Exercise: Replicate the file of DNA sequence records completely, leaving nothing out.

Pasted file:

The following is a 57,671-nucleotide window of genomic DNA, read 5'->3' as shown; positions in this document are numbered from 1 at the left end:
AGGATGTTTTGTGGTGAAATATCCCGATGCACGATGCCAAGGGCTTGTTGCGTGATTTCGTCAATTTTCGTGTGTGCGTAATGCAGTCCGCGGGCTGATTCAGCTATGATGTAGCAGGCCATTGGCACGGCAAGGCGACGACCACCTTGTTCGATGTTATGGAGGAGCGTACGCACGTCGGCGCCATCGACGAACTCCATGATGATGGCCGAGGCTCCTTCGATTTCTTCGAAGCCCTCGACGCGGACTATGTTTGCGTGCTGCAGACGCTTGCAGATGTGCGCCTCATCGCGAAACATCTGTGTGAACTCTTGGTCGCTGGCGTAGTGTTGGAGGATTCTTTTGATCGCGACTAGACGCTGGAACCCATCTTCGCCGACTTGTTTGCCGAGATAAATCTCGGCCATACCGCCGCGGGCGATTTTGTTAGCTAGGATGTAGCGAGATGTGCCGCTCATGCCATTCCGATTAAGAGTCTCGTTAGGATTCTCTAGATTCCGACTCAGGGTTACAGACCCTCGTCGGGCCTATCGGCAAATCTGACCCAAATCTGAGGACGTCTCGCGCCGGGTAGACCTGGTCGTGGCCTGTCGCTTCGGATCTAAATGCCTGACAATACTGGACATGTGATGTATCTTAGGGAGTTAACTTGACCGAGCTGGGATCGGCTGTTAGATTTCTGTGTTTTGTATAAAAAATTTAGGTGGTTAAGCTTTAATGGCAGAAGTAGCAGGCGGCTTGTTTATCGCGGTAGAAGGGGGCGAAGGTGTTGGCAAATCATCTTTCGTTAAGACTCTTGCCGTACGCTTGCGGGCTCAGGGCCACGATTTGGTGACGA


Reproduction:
The following is a 57,671-nucleotide window of genomic DNA, read 5'->3' as shown; positions in this document are numbered from 1 at the left end:
AGGATGTTTTGTGGTGAAATATCCCGATGCACGATGCCAAGGGCTTGTTGCGTGATTTCGTCAATTTTCGTGTGTGCGTAATGCAGTCCGCGGGCTGATTCAGCTATGATGTAGCAGGCCATTGGCACGGCAAGGCGACGACCACCTTGTTCGATGTTATGGAGGAGCGTACGCACGTCGGCGCCATCGACGAACTCCATGATGATGGCCGAGGCTCCTTCGATTTCTTCGAAGCCCTCGACGCGGACTATGTTTGCGTGCTGCAGACGCTTGCAGATGTGCGCCTCATCGCGAAACATCTGTGTGAACTCTTGGTCGCTGGCGTAGTGTTGGAGGATTCTTTTGATCGCGACTAGACGCTGGAACCCATCTTCGCCGACTTGTTTGCCGAGATAAATCTCGGCCATACCGCCGCGGGCGATTTTGTTAGCTAGGATGTAGCGAGATGTGCCGCTCATGCCATTCCGATTAAGAGTCTCGTTAGGATTCTCTAGATTCCGACTCAGGGTTACAGACCCTCGTCGGGCCTATCGGCAAATCTGACCCAAATCTGAGGACGTCTCGCGCCGGGTAGACCTGGTCGTGGCCTGTCGCTTCGGATCTAAATGCCTGACAATACTGGACATGTGATGTATCTTAGGGAGTTAACTTGACCGAGCTGGGATCGGCTGTTAGATTTCTGTGTTTTGTATAAAAAATTTAGGTGGTTAAGCTTTAATGGCAGAAGTAGCAGGCGGCTTGTTTATCGCGGTAGAAGGGGGCGAAGGTGTTGGCAAATCATCTTTCGTTAAGACTCTTGCCGTACGCTTGCGGGCTCAGGGCCACGATTTGGTGACGA